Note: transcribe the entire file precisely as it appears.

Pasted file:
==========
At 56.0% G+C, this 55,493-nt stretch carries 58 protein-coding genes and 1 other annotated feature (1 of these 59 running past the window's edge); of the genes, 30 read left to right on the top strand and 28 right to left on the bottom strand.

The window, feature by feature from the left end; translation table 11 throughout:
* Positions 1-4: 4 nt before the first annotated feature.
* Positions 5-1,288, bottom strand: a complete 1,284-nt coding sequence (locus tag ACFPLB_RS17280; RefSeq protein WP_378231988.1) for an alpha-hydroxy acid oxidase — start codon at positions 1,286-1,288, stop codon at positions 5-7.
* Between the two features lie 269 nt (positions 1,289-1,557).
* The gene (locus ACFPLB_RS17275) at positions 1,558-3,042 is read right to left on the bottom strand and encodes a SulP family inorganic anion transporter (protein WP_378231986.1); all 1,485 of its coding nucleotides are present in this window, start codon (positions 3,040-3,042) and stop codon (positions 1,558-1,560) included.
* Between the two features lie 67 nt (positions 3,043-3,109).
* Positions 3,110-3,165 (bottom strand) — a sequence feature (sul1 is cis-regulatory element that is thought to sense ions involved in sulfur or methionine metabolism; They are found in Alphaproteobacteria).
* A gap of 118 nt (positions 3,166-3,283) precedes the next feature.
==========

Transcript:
At 56.0% G+C, this 55,493-nt stretch carries 58 protein-coding genes and 1 other annotated feature (1 of these 59 running past the window's edge); of the genes, 30 read left to right on the top strand and 28 right to left on the bottom strand.

The window, feature by feature from the left end; translation table 11 throughout:
* Positions 1-4: 4 nt before the first annotated feature.
* Positions 5-1,288, bottom strand: a complete 1,284-nt coding sequence (locus tag ACFPLB_RS17280; RefSeq protein WP_378231988.1) for an alpha-hydroxy acid oxidase — start codon at positions 1,286-1,288, stop codon at positions 5-7.
* Between the two features lie 269 nt (positions 1,289-1,557).
* The gene (locus ACFPLB_RS17275) at positions 1,558-3,042 is read right to left on the bottom strand and encodes a SulP family inorganic anion transporter (protein WP_378231986.1); all 1,485 of its coding nucleotides are present in this window, start codon (positions 3,040-3,042) and stop codon (positions 1,558-1,560) included.
* Between the two features lie 67 nt (positions 3,043-3,109).
* Positions 3,110-3,165 (bottom strand) — a sequence feature (sul1 is cis-regulatory element that is thought to sense ions involved in sulfur or methionine metabolism; They are found in Alphaproteobacteria).
* A gap of 118 nt (positions 3,166-3,283) precedes the next feature.